Faculty Peer Reviewed
Until recently, little thought was given to the important role played by the duodenum, jejunum, and ileum in glucose homeostasis. The involvement of the gut in glucose regulation is mediated by the enteroinsular axis, which refers to the neural and hormonal signaling pathways that connect the gastrointestinal (GI) tract with pancreatic beta cells. These pathways are largely responsible for the increase in insulin that occurs during the postprandial period. In 1964 McIntyre and colleagues first reported the phenomenon of oral glucose administration eliciting a greater insulin response than a similar amount of glucose infused intravenously . This observation, later named the incretin effect, accounts for the role of certain gut hormones within the enteroinsular axis that promote insulin secretion . Although many hormones are believed to contribute, the two that play the most significant role in nutrient-stimulated insulin secretion are glucagon-like peptide 1 (GLP-1) and glucose-dependent insulinotropic peptide (GIP) [3,4]. GLP-1 is synthesized by L-cells found predominantly in the ileum and colon , and GIP is secreted from K-cells found predominantly in the duodenum . Both GLP-1 and GIP are secreted in response to nutrients within the gut and are powerful insulin secretagogues, accounting for roughly 50% of postprandial insulin secretion . They have both been shown to promote pancreatic beta cell proliferation and survival . GLP-1 has also been shown to inhibit glucagon secretion and gastric emptying while promoting satiety and weight loss .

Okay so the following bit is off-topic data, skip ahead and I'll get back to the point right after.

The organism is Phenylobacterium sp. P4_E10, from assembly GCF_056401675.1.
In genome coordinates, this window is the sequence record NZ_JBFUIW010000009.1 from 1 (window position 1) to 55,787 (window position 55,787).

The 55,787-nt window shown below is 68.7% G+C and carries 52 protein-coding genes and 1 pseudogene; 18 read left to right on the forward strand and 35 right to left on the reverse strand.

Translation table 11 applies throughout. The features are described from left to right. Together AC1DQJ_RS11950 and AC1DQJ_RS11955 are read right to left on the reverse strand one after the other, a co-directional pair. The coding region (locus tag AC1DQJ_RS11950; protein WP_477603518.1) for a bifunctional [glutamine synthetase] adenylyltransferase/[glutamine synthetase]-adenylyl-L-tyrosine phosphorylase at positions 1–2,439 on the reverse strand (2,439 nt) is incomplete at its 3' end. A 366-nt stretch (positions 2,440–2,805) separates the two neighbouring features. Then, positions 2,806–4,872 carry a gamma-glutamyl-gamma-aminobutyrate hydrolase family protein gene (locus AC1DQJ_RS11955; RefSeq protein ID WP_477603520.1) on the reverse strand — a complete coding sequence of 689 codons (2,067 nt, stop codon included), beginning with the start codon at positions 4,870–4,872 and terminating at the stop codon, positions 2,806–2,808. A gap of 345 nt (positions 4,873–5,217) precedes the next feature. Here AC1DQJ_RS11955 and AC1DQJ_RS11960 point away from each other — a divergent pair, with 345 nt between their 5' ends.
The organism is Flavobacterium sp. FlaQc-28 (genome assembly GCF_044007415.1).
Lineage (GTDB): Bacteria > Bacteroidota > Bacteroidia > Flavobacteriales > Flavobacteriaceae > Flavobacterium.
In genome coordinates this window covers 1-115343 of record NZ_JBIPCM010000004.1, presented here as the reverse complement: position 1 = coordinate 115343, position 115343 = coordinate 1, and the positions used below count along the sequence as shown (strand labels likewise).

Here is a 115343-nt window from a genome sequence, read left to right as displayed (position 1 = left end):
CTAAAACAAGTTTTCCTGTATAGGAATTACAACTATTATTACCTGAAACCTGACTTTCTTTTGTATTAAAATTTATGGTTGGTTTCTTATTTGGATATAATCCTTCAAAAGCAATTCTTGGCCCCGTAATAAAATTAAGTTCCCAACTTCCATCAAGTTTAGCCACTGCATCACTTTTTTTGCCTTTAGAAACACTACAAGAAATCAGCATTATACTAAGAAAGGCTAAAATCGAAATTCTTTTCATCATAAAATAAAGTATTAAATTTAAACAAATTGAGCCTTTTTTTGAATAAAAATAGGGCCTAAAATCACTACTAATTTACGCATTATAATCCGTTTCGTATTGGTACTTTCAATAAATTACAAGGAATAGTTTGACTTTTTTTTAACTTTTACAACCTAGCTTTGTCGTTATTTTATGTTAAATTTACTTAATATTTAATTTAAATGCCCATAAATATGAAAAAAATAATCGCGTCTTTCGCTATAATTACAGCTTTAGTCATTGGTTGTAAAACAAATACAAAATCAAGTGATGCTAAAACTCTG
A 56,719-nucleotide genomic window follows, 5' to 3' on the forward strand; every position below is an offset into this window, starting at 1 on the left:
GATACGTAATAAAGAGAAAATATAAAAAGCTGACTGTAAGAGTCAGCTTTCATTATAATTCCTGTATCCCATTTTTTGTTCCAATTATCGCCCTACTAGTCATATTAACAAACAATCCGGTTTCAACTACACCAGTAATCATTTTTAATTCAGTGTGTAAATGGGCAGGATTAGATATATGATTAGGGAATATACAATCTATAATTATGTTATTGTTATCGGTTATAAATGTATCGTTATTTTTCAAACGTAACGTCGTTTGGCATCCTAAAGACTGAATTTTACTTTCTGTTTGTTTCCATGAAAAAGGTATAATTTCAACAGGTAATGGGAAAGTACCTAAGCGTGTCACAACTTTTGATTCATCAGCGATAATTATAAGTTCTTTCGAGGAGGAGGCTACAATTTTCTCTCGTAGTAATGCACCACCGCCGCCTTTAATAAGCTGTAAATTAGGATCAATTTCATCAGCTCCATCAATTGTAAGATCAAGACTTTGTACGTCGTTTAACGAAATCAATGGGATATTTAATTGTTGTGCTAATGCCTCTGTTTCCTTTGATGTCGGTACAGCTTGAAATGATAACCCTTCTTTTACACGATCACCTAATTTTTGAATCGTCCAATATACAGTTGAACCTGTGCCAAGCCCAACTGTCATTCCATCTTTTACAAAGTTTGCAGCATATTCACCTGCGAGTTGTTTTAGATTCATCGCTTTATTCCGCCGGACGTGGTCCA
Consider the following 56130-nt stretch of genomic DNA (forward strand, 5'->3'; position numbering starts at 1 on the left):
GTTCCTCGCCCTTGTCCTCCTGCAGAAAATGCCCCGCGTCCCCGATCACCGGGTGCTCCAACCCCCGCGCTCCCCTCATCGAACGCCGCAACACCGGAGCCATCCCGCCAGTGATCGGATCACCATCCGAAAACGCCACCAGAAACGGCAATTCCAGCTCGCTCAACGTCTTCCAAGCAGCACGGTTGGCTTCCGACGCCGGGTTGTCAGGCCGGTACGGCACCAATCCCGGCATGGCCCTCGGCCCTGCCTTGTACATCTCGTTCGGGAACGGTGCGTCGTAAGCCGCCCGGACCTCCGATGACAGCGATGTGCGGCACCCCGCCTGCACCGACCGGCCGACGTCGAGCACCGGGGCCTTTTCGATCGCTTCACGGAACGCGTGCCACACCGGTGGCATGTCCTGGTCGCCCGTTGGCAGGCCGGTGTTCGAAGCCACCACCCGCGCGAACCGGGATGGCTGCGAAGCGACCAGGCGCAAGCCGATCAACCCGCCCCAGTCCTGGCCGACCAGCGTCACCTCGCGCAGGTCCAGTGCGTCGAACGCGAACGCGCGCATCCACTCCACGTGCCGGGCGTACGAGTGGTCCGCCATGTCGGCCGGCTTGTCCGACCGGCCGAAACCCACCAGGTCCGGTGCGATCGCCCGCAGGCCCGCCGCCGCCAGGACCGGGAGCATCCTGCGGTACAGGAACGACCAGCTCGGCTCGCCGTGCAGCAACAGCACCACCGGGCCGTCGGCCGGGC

The incretin effect progressively diminishes with the onset of type 2 diabetes in a process that contributes to disordered glucose metabolism. GLP-1 secretion is significantly lower in type 2 diabetics than in non-diabetic individuals, and GIP loses its insulinotropic properties . Malabsorptive bariatric surgery operations, which alter GI tract anatomy, have been shown to affect incretin hormone profiles and glucose homeostasis [9,10]. Many patients show a postoperative return to normal plasma glucose, plasma insulin, and glycosylated hemoglobin levels and discontinue the use of diabetes-related medication [10,11]. The dramatic resolution of diabetes and the return to euglycemia often occur within one week of surgery, before a significant amount of weight loss occurs [12,13]. In 2001 Pories and Albrecht reported long-term glycemic control in 91% of patients 14 years after they underwent malabsorptive bariatric surgery . Furthermore, the improvement in insulin sensitivity postoperatively has been shown to prevent the progression from impaired glucose tolerance to diabetes .